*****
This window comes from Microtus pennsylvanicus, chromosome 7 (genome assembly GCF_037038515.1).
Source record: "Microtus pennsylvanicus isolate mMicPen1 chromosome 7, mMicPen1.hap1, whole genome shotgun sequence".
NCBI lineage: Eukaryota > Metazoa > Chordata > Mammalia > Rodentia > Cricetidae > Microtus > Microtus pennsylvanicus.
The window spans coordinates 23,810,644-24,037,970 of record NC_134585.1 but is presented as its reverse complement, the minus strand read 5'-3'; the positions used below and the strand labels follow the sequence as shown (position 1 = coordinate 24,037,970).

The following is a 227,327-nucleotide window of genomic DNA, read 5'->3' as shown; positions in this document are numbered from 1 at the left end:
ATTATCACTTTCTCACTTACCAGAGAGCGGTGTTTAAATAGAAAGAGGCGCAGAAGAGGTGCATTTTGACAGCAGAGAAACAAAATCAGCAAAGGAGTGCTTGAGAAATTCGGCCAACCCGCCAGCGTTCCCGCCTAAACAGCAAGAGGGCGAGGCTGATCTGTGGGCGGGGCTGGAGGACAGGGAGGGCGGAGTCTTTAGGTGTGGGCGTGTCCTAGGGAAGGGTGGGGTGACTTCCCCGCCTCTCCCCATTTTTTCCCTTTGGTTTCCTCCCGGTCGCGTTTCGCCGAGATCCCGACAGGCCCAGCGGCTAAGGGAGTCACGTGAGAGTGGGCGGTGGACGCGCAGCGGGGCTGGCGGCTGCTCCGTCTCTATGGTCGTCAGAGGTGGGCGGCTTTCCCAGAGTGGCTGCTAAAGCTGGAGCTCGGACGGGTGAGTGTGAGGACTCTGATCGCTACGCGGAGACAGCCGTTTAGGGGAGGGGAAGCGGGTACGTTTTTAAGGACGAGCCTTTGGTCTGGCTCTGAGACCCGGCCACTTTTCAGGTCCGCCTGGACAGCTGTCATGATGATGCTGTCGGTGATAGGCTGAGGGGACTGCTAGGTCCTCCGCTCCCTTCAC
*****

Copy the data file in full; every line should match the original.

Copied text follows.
This window comes from Microtus pennsylvanicus, chromosome 7 (genome assembly GCF_037038515.1).
Source record: "Microtus pennsylvanicus isolate mMicPen1 chromosome 7, mMicPen1.hap1, whole genome shotgun sequence".
NCBI lineage: Eukaryota > Metazoa > Chordata > Mammalia > Rodentia > Cricetidae > Microtus > Microtus pennsylvanicus.
The window spans coordinates 23,810,644-24,037,970 of record NC_134585.1 but is presented as its reverse complement, the minus strand read 5'-3'; the positions used below and the strand labels follow the sequence as shown (position 1 = coordinate 24,037,970).

The following is a 227,327-nucleotide window of genomic DNA, read 5'->3' as shown; positions in this document are numbered from 1 at the left end:
ATTATCACTTTCTCACTTACCAGAGAGCGGTGTTTAAATAGAAAGAGGCGCAGAAGAGGTGCATTTTGACAGCAGAGAAACAAAATCAGCAAAGGAGTGCTTGAGAAATTCGGCCAACCCGCCAGCGTTCCCGCCTAAACAGCAAGAGGGCGAGGCTGATCTGTGGGCGGGGCTGGAGGACAGGGAGGGCGGAGTCTTTAGGTGTGGGCGTGTCCTAGGGAAGGGTGGGGTGACTTCCCCGCCTCTCCCCATTTTTTCCCTTTGGTTTCCTCCCGGTCGCGTTTCGCCGAGATCCCGACAGGCCCAGCGGCTAAGGGAGTCACGTGAGAGTGGGCGGTGGACGCGCAGCGGGGCTGGCGGCTGCTCCGTCTCTATGGTCGTCAGAGGTGGGCGGCTTTCCCAGAGTGGCTGCTAAAGCTGGAGCTCGGACGGGTGAGTGTGAGGACTCTGATCGCTACGCGGAGACAGCCGTTTAGGGGAGGGGAAGCGGGTACGTTTTTAAGGACGAGCCTTTGGTCTGGCTCTGAGACCCGGCCACTTTTCAGGTCCGCCTGGACAGCTGTCATGATGATGCTGTCGGTGATAGGCTGAGGGGACTGCTAGGTCCTCCGCTCCCTTCAC